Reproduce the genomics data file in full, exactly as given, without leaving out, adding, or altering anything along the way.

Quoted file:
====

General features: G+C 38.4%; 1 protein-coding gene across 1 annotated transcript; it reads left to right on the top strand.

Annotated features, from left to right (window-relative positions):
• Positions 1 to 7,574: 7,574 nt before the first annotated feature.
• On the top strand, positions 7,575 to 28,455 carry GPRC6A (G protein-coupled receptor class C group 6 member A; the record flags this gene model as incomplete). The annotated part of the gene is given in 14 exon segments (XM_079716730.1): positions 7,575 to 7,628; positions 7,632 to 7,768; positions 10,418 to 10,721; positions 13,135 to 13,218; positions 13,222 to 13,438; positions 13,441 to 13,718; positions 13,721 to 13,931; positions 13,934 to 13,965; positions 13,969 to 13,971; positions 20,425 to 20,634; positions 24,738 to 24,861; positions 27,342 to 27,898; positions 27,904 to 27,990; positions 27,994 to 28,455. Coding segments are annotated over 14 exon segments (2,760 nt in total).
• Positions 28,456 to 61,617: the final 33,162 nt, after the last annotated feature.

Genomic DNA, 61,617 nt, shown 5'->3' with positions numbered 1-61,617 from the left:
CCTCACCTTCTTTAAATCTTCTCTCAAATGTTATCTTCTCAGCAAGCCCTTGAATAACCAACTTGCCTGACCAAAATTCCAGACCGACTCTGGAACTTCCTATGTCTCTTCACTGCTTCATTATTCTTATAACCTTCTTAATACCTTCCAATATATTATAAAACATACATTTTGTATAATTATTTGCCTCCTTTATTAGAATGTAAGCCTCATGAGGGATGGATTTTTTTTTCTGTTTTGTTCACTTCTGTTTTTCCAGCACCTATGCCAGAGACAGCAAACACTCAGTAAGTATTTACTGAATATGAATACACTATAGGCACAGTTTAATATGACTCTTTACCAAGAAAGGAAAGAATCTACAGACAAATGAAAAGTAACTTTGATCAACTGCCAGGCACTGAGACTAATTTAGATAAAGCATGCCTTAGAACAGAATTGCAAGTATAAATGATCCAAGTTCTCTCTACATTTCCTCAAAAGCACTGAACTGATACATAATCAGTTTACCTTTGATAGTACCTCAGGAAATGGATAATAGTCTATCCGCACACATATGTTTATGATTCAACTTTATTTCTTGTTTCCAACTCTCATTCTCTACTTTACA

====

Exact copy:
General features: G+C 38.4%; 1 protein-coding gene across 1 annotated transcript; it reads left to right on the top strand.

Annotated features, from left to right (window-relative positions):
• Positions 1 to 7,574: 7,574 nt before the first annotated feature.
• On the top strand, positions 7,575 to 28,455 carry GPRC6A (G protein-coupled receptor class C group 6 member A; the record flags this gene model as incomplete). The annotated part of the gene is given in 14 exon segments (XM_079716730.1): positions 7,575 to 7,628; positions 7,632 to 7,768; positions 10,418 to 10,721; positions 13,135 to 13,218; positions 13,222 to 13,438; positions 13,441 to 13,718; positions 13,721 to 13,931; positions 13,934 to 13,965; positions 13,969 to 13,971; positions 20,425 to 20,634; positions 24,738 to 24,861; positions 27,342 to 27,898; positions 27,904 to 27,990; positions 27,994 to 28,455. Coding segments are annotated over 14 exon segments (2,760 nt in total).
• Positions 28,456 to 61,617: the final 33,162 nt, after the last annotated feature.

Genomic DNA, 61,617 nt, shown 5'->3' with positions numbered 1-61,617 from the left:
CCTCACCTTCTTTAAATCTTCTCTCAAATGTTATCTTCTCAGCAAGCCCTTGAATAACCAACTTGCCTGACCAAAATTCCAGACCGACTCTGGAACTTCCTATGTCTCTTCACTGCTTCATTATTCTTATAACCTTCTTAATACCTTCCAATATATTATAAAACATACATTTTGTATAATTATTTGCCTCCTTTATTAGAATGTAAGCCTCATGAGGGATGGATTTTTTTTTCTGTTTTGTTCACTTCTGTTTTTCCAGCACCTATGCCAGAGACAGCAAACACTCAGTAAGTATTTACTGAATATGAATACACTATAGGCACAGTTTAATATGACTCTTTACCAAGAAAGGAAAGAATCTACAGACAAATGAAAAGTAACTTTGATCAACTGCCAGGCACTGAGACTAATTTAGATAAAGCATGCCTTAGAACAGAATTGCAAGTATAAATGATCCAAGTTCTCTCTACATTTCCTCAAAAGCACTGAACTGATACATAATCAGTTTACCTTTGATAGTACCTCAGGAAATGGATAATAGTCTATCCGCACACATATGTTTATGATTCAACTTTATTTCTTGTTTCCAACTCTCATTCTCTACTTTACA